The new shooters for the Preakness are led by Chelokee, who was third in the Florida Derby; King of the Roxy, the Santa Anita Derby runner-up; and Flying First Class, who won the Derby Trial the week before the Derby. Flying First Class is trained by D. Wayne Lukas, who also has Starbase under consideration for the Preakness. One is expected to go in the Preakness, the other in the Barbaro Stakes, a race on the Preakness undercard previously known as the Sir Barton Stakes.

Michael Matz, trainer of Chelokee, said the Barbaro also was under consideration for Chelokee. If Chelokee runs on Preakness Day, it would be a poignant, compelling storyline, since the Matz-trained Barbaro suffered catastrophic injuries in last year's Preakness.

Also under consideration for the Preakness are C P West, the runner-up in the Withers Stakes, and Xchanger, who captured the Tesio Stakes on April 20 at Pimlico.

C P West worked a half-mile in 48.51 seconds Monday at Belmont Park.

Last year, Bernardini won the Preakness after winning the Withers and skipping the Derby.

Xchanger worked six furlongs in 1:13 at the Fair Hill training center in Maryland on Saturday. Mark Shuman, his trainer and co-owner, said Xchanger would work again Saturday and likely would not be sent to Pimlico until the day before the Preakness.

Lexington Stakes winner Slew's Tizzy, who skipped the Derby and was being pointed for the Preakness, instead will run this Saturday in the Grade 3, $300,000 Lone Star Derby in Texas, trainer Greg Fox said Monday.

Fox said Street Sense's convincing victory in the Derby caused him to withdraw Slew's Tizzy from consideration for the Preakness.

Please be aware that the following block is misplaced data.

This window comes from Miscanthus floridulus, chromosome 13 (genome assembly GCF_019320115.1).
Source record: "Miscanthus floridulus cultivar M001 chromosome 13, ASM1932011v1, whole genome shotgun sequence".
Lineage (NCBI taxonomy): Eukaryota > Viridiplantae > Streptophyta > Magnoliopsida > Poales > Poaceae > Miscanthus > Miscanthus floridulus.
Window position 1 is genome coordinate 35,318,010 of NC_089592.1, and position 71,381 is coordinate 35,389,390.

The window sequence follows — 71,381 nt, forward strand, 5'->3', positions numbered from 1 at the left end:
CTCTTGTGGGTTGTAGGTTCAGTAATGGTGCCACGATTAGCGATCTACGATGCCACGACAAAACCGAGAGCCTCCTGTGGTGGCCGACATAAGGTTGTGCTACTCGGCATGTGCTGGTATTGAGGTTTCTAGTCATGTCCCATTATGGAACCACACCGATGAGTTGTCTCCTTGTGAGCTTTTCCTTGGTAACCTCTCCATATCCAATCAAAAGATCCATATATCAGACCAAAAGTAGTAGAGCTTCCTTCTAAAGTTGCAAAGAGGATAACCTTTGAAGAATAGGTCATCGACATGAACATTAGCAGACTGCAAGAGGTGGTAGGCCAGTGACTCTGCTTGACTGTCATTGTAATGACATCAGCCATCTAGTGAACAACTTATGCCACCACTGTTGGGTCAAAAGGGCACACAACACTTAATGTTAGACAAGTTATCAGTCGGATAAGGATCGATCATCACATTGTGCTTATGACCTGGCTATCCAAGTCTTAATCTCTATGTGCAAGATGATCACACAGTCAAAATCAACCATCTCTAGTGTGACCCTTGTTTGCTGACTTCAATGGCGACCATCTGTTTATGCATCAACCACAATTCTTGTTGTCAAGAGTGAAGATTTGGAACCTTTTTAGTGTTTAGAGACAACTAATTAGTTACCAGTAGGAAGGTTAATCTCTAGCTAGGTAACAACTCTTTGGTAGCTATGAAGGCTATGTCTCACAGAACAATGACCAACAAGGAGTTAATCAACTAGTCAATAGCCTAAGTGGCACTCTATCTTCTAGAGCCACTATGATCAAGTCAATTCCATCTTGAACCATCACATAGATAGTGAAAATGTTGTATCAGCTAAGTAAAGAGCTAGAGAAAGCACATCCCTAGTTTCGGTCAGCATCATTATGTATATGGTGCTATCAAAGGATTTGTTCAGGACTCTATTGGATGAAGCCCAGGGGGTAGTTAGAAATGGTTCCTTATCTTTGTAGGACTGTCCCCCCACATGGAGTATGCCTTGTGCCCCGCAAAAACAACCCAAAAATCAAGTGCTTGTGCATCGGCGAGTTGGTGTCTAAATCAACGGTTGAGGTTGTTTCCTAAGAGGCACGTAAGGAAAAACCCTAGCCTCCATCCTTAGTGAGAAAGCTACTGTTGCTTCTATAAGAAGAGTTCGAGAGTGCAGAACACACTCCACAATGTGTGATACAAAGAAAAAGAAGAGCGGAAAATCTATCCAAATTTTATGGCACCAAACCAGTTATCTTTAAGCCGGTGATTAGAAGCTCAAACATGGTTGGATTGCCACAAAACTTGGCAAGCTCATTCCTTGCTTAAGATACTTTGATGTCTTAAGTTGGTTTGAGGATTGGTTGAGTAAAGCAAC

"As much as I believe in my horse, I don't want any part of those horses at this particular time," Fox said. He said the Belmont Stakes on June 9, the final leg of the Triple Crown, is a goal for owner Joe Lacombe, who is a native of New York.

Trainer Todd Pletcher will not run any of his five Derby horses back in the Preakness. Instead, he will be represented by King of the Roxy. King of the Roxy worked five furlongs in 1:01 at Keeneland on Sunday morning. On Monday, he joined Pletcher's Derby runners and Kentucky Oaks winner Rags to Riches on a flight to New York.

Pletcher said King of the Roxy would have his final Preakness work this Sunday at Belmont, then travel by van to Preakness no earlier than May 16.

Pletcher's plans for the Belmont Stakes are in flux, but both he and Michael Tabor, the co-owner of Rags to Riches, intimated after the Oaks that the Belmont was possible for her. Rags to Riches is by A.P. Indy, the 1992 Belmont winner, and is a half-sister to last year's Belmont winner, Jazil.

"We'll see how she comes in here. We have plenty of time to make a decision," Pletcher said Monday at Belmont Park. "She's by a Belmont winner out of a mare who produced a Belmont winner, so her pedigree suggests she's bred to get a mile and a half. At the end of the day, she's not a stallion prospect, so there's not much to gain by running against colts other than for the sake of doing it and winning a race. We'll let the dust settle, get her in, and figure it out."

Forty-eight hours removed from a Derby that saw his five horses do no better than sixth, occupy two of the final three spots, and make his Derby record 0 for 19, Pletcher had turned the page.

"It's one race, one day of the year," he said. "We had a great spring - won a lot of preps, made a lot of people happy, the owners were able to bring their horses to the Kentucky Derby. Unfortunately, none of the horses ran well. Period. End of story, we move on. We're 0 for 19 and you'll have to wait about 50 weeks and then start writing about it again."

- additional reporting by David Grening, Marty McGee, and Mike Welsch